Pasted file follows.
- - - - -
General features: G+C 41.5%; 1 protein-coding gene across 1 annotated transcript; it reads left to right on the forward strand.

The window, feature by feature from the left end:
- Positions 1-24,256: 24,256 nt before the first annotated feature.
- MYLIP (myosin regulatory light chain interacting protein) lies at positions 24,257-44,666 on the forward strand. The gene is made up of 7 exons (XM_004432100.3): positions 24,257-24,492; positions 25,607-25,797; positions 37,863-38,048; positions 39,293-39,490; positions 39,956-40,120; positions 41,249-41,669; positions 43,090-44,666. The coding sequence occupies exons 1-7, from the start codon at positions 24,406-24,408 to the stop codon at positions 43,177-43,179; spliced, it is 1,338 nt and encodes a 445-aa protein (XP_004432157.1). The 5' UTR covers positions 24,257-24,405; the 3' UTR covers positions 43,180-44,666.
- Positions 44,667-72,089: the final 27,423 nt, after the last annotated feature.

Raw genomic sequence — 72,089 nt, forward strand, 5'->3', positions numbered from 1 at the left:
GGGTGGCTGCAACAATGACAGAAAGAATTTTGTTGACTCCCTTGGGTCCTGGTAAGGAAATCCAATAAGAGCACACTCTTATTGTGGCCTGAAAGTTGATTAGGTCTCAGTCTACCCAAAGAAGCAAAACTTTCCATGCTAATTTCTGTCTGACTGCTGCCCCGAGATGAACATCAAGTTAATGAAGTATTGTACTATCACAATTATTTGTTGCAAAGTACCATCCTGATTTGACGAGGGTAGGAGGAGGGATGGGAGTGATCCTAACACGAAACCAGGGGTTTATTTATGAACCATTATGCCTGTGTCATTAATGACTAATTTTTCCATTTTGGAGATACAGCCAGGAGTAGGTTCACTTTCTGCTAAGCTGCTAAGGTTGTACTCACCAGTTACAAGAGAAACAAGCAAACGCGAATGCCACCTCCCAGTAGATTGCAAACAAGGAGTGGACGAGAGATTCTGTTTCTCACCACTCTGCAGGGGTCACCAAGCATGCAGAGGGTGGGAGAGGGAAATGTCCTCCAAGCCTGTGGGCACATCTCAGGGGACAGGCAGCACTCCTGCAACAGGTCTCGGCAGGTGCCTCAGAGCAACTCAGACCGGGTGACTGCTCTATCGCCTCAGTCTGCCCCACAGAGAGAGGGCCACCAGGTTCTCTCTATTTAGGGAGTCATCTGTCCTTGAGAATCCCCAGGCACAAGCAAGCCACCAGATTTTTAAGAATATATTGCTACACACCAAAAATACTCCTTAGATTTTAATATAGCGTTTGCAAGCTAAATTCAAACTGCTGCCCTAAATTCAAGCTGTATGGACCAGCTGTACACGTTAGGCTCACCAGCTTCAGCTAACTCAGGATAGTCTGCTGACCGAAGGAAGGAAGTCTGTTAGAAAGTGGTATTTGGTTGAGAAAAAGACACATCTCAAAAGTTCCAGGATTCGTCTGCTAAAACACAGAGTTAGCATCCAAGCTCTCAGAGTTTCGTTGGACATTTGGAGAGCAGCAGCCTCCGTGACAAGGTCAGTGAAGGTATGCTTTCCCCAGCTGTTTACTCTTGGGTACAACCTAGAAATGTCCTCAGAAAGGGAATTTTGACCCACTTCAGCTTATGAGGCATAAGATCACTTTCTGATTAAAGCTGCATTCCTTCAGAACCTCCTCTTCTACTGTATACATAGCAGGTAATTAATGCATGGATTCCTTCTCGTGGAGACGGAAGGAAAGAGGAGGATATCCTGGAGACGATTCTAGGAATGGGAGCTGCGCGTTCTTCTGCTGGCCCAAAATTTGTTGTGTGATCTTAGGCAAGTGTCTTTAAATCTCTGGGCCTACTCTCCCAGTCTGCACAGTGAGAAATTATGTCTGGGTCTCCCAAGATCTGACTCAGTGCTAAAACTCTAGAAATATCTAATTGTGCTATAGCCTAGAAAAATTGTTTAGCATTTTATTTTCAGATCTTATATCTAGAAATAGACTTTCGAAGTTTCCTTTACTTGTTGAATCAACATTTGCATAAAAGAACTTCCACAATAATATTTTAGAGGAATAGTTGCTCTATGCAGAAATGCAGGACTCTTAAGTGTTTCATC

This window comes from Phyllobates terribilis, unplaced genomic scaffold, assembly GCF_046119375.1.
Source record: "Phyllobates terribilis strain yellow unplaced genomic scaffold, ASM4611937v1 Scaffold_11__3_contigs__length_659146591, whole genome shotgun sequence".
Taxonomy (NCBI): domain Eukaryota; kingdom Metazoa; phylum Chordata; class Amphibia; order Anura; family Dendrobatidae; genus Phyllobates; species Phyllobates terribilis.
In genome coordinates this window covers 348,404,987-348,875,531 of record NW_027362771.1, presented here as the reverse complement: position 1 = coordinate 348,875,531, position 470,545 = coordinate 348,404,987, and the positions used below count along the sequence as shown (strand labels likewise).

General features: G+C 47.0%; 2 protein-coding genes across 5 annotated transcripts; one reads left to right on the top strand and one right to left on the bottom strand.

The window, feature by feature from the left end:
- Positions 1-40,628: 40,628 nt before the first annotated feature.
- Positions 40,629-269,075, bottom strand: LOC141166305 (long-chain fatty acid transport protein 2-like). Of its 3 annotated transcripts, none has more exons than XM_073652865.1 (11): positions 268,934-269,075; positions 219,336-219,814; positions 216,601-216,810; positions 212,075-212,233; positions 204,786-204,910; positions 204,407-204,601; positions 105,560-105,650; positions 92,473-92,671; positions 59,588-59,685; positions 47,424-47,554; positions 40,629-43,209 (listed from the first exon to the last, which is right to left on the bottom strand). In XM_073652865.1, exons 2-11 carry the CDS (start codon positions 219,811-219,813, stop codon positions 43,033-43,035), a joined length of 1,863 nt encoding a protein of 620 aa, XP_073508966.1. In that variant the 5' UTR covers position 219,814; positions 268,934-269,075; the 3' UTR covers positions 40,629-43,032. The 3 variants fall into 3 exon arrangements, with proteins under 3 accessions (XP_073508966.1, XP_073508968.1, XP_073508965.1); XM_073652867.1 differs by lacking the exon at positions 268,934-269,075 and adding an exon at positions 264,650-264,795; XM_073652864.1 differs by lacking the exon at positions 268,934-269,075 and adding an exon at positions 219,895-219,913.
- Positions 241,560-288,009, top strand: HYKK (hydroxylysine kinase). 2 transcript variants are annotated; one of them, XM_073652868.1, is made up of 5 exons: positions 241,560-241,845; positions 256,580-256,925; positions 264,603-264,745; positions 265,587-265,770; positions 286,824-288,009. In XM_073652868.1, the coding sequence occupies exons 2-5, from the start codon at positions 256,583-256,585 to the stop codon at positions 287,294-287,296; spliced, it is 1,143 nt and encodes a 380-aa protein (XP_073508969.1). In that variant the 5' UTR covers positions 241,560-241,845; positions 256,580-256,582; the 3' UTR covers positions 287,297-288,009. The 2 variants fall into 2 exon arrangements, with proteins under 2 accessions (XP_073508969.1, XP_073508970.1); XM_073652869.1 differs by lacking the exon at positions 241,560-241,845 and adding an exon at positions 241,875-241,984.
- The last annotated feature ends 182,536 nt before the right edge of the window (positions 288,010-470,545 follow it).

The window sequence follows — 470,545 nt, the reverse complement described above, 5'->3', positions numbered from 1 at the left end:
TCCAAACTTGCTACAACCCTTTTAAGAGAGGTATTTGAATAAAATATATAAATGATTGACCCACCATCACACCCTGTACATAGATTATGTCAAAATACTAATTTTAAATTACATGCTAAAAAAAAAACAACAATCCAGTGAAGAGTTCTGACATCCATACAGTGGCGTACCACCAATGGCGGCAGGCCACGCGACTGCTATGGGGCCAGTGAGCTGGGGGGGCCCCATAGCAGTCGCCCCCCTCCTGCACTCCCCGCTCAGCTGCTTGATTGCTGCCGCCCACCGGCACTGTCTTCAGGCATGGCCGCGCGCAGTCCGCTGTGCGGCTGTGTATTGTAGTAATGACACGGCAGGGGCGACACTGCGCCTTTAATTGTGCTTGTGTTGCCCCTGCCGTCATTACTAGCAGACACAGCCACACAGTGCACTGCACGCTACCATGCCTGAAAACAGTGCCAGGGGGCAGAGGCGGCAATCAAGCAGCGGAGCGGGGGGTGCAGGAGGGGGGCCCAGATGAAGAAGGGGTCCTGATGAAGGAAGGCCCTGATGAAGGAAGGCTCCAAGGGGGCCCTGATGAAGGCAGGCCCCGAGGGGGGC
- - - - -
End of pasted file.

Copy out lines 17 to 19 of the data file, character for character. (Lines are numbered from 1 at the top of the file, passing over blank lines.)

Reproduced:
- The last annotated feature ends 182,536 nt before the right edge of the window (positions 288,010-470,545 follow it).

The window sequence follows — 470,545 nt, the reverse complement described above, 5'->3', positions numbered from 1 at the left end:
TCCAAACTTGCTACAACCCTTTTAAGAGAGGTATTTGAATAAAATATATAAATGATTGACCCACCATCACACCCTGTACATAGATTATGTCAAAATACTAATTTTAAATTACATGCTAAAAAAAAAACAACAATCCAGTGAAGAGTTCTGACATCCATACAGTGGCGTACCACCAATGGCGGCAGGCCACGCGACTGCTATGGGGCCAGTGAGCTGGGGGGGCCCCATAGCAGTCGCCCCCCTCCTGCACTCCCCGCTCAGCTGCTTGATTGCTGCCGCCCACCGGCACTGTCTTCAGGCATGGCCGCGCGCAGTCCGCTGTGCGGCTGTGTATTGTAGTAATGACACGGCAGGGGCGACACTGCGCCTTTAATTGTGCTTGTGTTGCCCCTGCCGTCATTACTAGCAGACACAGCCACACAGTGCACTGCACGCTACCATGCCTGAAAACAGTGCCAGGGGGCAGAGGCGGCAATCAAGCAGCGGAGCGGGGGGTGCAGGAGGGGGGCCCAGATGAAGAAGGGGTCCTGATGAAGGAAGGCCCTGATGAAGGAAGGCTCCAAGGGGGCCCTGATGAAGGCAGGCCCCGAGGGGGGC